with Mark Starik
    Journal of Business Ethics 49 (1): 55-73. 2004.
    This article furthers the argument for a stakeholder theory that integrates into managerial decision-making the relationship between business organizations and the natural environment. The authors review the literature on stakeholder theory and the debate over whom or what should count as a stakeholder. The authors also critique and expand the stakeholder identification and salience model developed by Mitchell and Wood (1997) by reconceptualizing the stakeholder attributes of power, legitimacy, …Read more
  •  32
    Grandmothers, hunters and human life history
    Biology and Philosophy 24 (5): 665-686. 2009.
    This paper critiques the competing “Grandmother Hypothesis” and “Embodied Capital Theory” as evolutionary explanations of the peculiarities of human life history traits. Instead, I argue that the correct explanation for human life history probably involves elements of both hypotheses: long male developmental periods and lives probably evolved due to group selection for male hunting via increased female fertility, and female long lives due to the differential contribution women’s complex foraging…Read more
  •  32
    On our best behavior: optimality models in human behavioral ecology
    Studies in History and Philosophy of Science Part C: Studies in History and Philosophy of Biological and Biomedical Sciences 40 (2): 133-141. 2009.
    This paper discusses problems associated with the use of optimality models in human behavioral ecology. Optimality models are used in both human and non-human animal behavioral ecology to test hypotheses about the conditions generating and maintaining behavioral strategies in populations via natural selection. The way optimality models are currently used in behavioral ecology faces significant problems, which are exacerbated by employing the so-called ‘phenotypic gambit’: that is, the bet that t…Read more
  •  13
    In “Out of Eden” David Barash argues that humans are naturally polygamous, in that they have innate polygamous preferences. In particular, Barash argues that human males have preferences and other psychological states designed to support aggressive polygynous sexual competition, and that the resulting behavior has driven the selection of various other psychological and behavioral traits in humans. This is controversial, since the prevailing view of the human mating system in our recent evolution…Read more
  •  71
    Can behaviors be adaptations?
    Philosophy of Science 71 (1): 16-35. 2004.
    Kim Sterelny and Paul Griffiths (Sterelny 1992, Sterelny and Griffiths 1999) have argued that sociobiology is unworkable because it requires that human behaviors can be adaptations; however, behaviors produced by a functionalist psychology do not meet Lewontin's quasi-independence criterion and therefore cannot be adaptations. Consequently, an evolutionary psychologywhich regards psychological mechanisms as adaptationsshould replace sociobiology. I address two interpretations of their argument. …Read more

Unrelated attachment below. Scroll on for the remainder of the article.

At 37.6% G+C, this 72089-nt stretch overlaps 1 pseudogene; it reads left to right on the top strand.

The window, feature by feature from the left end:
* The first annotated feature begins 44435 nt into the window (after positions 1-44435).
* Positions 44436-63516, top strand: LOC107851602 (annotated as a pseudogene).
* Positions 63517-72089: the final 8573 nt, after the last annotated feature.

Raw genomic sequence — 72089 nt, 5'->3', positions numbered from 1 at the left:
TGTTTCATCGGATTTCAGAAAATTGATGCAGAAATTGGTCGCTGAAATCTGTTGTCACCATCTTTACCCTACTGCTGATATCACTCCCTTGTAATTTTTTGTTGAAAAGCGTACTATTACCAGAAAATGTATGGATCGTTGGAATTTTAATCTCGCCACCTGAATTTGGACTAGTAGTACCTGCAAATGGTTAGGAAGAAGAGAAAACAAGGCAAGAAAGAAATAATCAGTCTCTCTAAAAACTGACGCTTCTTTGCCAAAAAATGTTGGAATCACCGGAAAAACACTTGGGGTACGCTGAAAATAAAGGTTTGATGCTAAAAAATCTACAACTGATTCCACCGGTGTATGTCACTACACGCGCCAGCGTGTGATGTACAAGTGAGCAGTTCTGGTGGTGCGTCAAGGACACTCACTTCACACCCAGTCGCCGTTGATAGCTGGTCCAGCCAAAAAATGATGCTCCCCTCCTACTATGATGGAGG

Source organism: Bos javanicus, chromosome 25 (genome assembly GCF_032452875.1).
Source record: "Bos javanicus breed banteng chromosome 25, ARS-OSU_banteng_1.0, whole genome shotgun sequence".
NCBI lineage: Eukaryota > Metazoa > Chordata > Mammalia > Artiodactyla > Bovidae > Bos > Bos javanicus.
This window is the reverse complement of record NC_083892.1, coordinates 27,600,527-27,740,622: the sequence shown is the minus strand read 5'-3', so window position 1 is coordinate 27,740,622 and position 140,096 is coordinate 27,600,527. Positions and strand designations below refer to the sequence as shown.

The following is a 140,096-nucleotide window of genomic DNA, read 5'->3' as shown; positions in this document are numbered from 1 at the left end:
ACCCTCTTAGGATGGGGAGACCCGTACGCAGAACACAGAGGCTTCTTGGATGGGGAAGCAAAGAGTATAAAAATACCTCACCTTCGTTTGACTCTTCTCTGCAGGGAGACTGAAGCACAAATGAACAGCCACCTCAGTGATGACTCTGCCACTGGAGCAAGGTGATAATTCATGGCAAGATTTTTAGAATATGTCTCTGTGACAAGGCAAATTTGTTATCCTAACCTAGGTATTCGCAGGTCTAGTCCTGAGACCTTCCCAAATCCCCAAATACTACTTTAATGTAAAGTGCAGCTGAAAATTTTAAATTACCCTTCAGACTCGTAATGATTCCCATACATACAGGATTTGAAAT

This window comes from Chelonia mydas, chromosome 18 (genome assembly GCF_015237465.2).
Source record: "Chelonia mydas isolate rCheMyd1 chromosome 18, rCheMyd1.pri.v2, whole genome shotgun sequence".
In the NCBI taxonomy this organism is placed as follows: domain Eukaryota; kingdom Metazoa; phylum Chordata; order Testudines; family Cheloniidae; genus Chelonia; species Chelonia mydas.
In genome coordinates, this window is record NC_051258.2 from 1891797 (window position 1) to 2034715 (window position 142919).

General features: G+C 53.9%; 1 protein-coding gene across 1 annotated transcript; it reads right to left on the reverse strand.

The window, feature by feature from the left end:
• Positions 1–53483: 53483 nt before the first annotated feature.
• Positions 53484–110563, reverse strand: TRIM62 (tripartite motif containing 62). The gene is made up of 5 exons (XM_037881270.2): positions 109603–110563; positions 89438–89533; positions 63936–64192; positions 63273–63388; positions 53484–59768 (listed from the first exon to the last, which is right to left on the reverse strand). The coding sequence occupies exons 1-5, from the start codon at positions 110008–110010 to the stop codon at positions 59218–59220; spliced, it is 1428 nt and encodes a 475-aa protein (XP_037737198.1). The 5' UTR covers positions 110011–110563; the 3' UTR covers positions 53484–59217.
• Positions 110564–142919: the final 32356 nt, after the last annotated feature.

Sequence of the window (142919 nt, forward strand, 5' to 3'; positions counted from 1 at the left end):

•  28
    Review of Studying Human Behavior (review)
    Philosophy of Science 81 (4). 2014.
  •  77
    Killing babies: Hrdy on the evolution of infanticide (review)
    Biology and Philosophy 20 (2-3): 271-289. 2005.
    Sarah Hrdy argues that women (1) possess a reproductive behavioral strategy including infanticide, (2) that this strategy is an adaptation and (3) arose as a response to stresses mothers faced with the agrarian revolution. I argue that while psychopathological and cultural evolutionary accounts for Hrdy's data fail, her suggested psychological architecture for the strategy suggests that the behavior she describes is really only the consequence of the operation of practical reasoning mechanism(s)…Read more
  •  16
    David Buller and Valerie Hardcastle have argued that various discoveries about the genetics and nature of brain development show that most ?central? psychological mechanisms cannot be adaptations because the nature of the contribution from the environment on which they are based shows they are not heritable. Some philosophers and scientists have argued that a strong role for the environment is compatible with high heritability as long as the environment is highly stable down lineages. In this pa…Read more
  •  29
    Geoffrey Miller argues that we can account for the evolution of human art and altruism via the action of sexual selection. He identifies five characteristics supposedly unique to sexual adaptations: fitness indicating cost; involvement in courtship; heritability; variability; and sexual differentiation. Miller claims that art and altruism possess these characteristics. I argue that not only does he not demonstrate that art and altruism possess these characteristics, one can also explain the orig…Read more